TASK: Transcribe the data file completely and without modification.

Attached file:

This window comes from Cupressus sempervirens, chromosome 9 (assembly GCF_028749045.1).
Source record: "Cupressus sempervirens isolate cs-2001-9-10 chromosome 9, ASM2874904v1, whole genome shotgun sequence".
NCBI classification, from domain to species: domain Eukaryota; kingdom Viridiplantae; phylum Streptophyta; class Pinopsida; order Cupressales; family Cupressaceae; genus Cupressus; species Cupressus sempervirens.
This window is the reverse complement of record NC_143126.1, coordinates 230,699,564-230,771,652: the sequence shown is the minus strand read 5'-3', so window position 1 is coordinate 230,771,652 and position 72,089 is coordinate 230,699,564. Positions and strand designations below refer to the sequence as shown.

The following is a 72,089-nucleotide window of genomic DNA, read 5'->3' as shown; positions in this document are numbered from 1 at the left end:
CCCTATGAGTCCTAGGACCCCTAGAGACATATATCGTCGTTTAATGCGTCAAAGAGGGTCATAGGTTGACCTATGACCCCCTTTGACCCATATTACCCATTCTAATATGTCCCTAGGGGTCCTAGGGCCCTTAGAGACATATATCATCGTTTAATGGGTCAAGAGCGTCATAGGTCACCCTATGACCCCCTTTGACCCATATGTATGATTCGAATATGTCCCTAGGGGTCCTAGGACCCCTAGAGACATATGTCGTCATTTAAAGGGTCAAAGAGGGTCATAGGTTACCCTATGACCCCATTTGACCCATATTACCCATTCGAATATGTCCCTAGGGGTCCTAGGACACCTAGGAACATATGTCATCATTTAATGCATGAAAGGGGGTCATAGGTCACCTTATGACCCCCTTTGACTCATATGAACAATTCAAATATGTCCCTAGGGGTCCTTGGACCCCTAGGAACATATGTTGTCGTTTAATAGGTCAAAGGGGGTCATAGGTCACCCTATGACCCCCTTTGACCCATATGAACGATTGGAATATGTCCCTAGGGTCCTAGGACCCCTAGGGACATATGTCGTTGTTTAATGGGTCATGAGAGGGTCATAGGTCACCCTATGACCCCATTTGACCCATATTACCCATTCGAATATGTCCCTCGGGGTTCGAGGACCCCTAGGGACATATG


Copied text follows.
This window comes from Cupressus sempervirens, chromosome 9 (assembly GCF_028749045.1).
Source record: "Cupressus sempervirens isolate cs-2001-9-10 chromosome 9, ASM2874904v1, whole genome shotgun sequence".
NCBI classification, from domain to species: domain Eukaryota; kingdom Viridiplantae; phylum Streptophyta; class Pinopsida; order Cupressales; family Cupressaceae; genus Cupressus; species Cupressus sempervirens.
This window is the reverse complement of record NC_143126.1, coordinates 230,699,564-230,771,652: the sequence shown is the minus strand read 5'-3', so window position 1 is coordinate 230,771,652 and position 72,089 is coordinate 230,699,564. Positions and strand designations below refer to the sequence as shown.

The following is a 72,089-nucleotide window of genomic DNA, read 5'->3' as shown; positions in this document are numbered from 1 at the left end:
CCCTATGAGTCCTAGGACCCCTAGAGACATATATCGTCGTTTAATGCGTCAAAGAGGGTCATAGGTTGACCTATGACCCCCTTTGACCCATATTACCCATTCTAATATGTCCCTAGGGGTCCTAGGGCCCTTAGAGACATATATCATCGTTTAATGGGTCAAGAGCGTCATAGGTCACCCTATGACCCCCTTTGACCCATATGTATGATTCGAATATGTCCCTAGGGGTCCTAGGACCCCTAGAGACATATGTCGTCATTTAAAGGGTCAAAGAGGGTCATAGGTTACCCTATGACCCCATTTGACCCATATTACCCATTCGAATATGTCCCTAGGGGTCCTAGGACACCTAGGAACATATGTCATCATTTAATGCATGAAAGGGGGTCATAGGTCACCTTATGACCCCCTTTGACTCATATGAACAATTCAAATATGTCCCTAGGGGTCCTTGGACCCCTAGGAACATATGTTGTCGTTTAATAGGTCAAAGGGGGTCATAGGTCACCCTATGACCCCCTTTGACCCATATGAACGATTGGAATATGTCCCTAGGGTCCTAGGACCCCTAGGGACATATGTCGTTGTTTAATGGGTCATGAGAGGGTCATAGGTCACCCTATGACCCCATTTGACCCATATTACCCATTCGAATATGTCCCTCGGGGTTCGAGGACCCCTAGGGACATATG